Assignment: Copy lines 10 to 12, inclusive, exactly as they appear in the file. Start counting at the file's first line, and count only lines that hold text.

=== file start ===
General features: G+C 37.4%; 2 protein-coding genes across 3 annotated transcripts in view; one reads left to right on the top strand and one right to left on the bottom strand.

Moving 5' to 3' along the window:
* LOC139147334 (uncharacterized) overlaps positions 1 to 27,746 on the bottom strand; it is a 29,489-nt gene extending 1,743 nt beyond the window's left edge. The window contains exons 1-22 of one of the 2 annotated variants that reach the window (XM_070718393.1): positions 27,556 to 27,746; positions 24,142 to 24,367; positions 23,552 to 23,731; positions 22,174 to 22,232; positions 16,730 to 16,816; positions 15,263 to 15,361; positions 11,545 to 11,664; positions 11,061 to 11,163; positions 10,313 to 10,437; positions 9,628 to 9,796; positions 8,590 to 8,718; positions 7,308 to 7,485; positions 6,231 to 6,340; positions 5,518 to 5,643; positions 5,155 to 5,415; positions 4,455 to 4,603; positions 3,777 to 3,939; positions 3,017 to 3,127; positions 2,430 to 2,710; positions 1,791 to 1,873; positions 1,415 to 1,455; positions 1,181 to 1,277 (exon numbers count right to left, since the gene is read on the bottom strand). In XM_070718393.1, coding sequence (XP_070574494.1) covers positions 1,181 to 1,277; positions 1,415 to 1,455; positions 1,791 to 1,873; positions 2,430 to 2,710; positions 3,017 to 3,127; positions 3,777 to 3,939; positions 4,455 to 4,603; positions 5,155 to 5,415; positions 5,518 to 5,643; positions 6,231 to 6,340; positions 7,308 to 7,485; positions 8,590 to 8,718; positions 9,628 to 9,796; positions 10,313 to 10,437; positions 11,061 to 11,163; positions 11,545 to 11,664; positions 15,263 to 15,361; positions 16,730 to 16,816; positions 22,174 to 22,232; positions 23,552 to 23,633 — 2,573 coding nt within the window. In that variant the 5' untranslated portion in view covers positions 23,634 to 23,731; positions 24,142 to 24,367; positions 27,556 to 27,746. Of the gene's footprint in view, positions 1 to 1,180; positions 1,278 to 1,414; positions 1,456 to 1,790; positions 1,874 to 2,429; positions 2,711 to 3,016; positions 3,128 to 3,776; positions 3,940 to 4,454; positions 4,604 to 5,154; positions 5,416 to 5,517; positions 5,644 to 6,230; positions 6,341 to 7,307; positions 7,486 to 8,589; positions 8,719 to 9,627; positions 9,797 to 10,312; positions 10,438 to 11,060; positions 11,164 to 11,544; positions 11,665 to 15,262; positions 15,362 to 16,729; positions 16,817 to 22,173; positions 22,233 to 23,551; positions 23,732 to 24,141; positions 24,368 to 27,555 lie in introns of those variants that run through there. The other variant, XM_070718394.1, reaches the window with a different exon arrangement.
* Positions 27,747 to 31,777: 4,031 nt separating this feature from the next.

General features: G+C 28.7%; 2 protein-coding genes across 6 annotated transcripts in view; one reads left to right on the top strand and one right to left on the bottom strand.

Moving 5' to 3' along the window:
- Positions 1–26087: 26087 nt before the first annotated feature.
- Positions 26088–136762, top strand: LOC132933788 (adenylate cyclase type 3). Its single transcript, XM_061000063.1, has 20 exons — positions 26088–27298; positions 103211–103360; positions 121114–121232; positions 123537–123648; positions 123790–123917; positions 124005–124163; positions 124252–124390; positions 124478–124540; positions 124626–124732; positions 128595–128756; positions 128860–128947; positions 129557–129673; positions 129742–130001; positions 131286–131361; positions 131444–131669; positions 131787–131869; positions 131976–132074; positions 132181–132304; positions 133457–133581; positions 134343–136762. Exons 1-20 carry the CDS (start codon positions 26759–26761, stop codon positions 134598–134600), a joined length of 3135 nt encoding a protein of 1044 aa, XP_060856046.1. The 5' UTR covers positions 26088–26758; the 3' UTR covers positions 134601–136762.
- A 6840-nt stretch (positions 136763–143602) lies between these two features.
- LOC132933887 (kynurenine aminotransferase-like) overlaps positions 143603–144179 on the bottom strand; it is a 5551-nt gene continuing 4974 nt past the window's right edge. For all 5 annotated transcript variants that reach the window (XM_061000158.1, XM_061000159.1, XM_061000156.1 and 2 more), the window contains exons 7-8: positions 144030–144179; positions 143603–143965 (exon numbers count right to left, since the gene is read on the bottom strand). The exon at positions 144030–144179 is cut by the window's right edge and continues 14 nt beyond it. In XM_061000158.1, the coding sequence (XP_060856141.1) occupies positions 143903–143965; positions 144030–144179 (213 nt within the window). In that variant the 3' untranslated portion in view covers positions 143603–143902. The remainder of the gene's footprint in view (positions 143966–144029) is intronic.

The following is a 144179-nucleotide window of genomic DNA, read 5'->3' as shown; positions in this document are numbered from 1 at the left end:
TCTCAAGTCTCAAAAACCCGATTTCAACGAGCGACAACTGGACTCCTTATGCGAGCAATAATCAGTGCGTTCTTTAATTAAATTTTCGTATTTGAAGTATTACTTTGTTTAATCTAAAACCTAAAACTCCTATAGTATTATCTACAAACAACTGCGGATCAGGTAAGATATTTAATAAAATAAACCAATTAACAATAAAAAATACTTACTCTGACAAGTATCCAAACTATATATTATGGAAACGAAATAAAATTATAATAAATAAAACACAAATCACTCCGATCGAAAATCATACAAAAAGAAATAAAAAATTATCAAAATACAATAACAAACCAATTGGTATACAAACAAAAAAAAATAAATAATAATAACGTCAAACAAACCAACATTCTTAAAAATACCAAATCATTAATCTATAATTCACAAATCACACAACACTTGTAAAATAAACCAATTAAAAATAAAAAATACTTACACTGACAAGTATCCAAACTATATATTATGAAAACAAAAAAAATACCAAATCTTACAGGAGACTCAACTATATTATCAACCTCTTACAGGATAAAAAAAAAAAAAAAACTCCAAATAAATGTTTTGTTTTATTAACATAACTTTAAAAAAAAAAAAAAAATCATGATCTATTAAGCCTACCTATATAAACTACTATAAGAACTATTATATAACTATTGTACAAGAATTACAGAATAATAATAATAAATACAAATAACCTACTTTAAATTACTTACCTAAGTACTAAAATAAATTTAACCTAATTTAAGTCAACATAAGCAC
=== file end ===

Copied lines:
- LOC132933887 (kynurenine aminotransferase-like) overlaps positions 143603–144179 on the bottom strand; it is a 5551-nt gene continuing 4974 nt past the window's right edge. For all 5 annotated transcript variants that reach the window (XM_061000158.1, XM_061000159.1, XM_061000156.1 and 2 more), the window contains exons 7-8: positions 144030–144179; positions 143603–143965 (exon numbers count right to left, since the gene is read on the bottom strand). The exon at positions 144030–144179 is cut by the window's right edge and continues 14 nt beyond it. In XM_061000158.1, the coding sequence (XP_060856141.1) occupies positions 143903–143965; positions 144030–144179 (213 nt within the window). In that variant the 3' untranslated portion in view covers positions 143603–143902. The remainder of the gene's footprint in view (positions 143966–144029) is intronic.

The following is a 144179-nucleotide window of genomic DNA, read 5'->3' as shown; positions in this document are numbered from 1 at the left end:
TCTCAAGTCTCAAAAACCCGATTTCAACGAGCGACAACTGGACTCCTTATGCGAGCAATAATCAGTGCGTTCTTTAATTAAATTTTCGTATTTGAAGTATTACTTTGTTTAATCTAAAACCTAAAACTCCTATAGTATTATCTACAAACAACTGCGGATCAGGTAAGATATTTAATAAAATAAACCAATTAACAATAAAAAATACTTACTCTGACAAGTATCCAAACTATATATTATGGAAACGAAATAAAATTATAATAAATAAAACACAAATCACTCCGATCGAAAATCATACAAAAAGAAATAAAAAATTATCAAAATACAATAACAAACCAATTGGTATACAAACAAAAAAAAATAAATAATAATAACGTCAAACAAACCAACATTCTTAAAAATACCAAATCATTAATCTATAATTCACAAATCACACAACACTTGTAAAATAAACCAATTAAAAATAAAAAATACTTACACTGACAAGTATCCAAACTATATATTATGAAAACAAAAAAAATACCAAATCTTACAGGAGACTCAACTATATTATCAACCTCTTACAGGATAAAAAAAAAAAAAAAACTCCAAATAAATGTTTTGTTTTATTAACATAACTTTAAAAAAAAAAAAAAAATCATGATCTATTAAGCCTACCTATATAAACTACTATAAGAACTATTATATAACTATTGTACAAGAATTACAGAATAATAATAATAAATACAAATAACCTACTTTAAATTACTTACCTAAGTACTAAAATAAATTTAACCTAATTTAAGTCAACATAAGCAC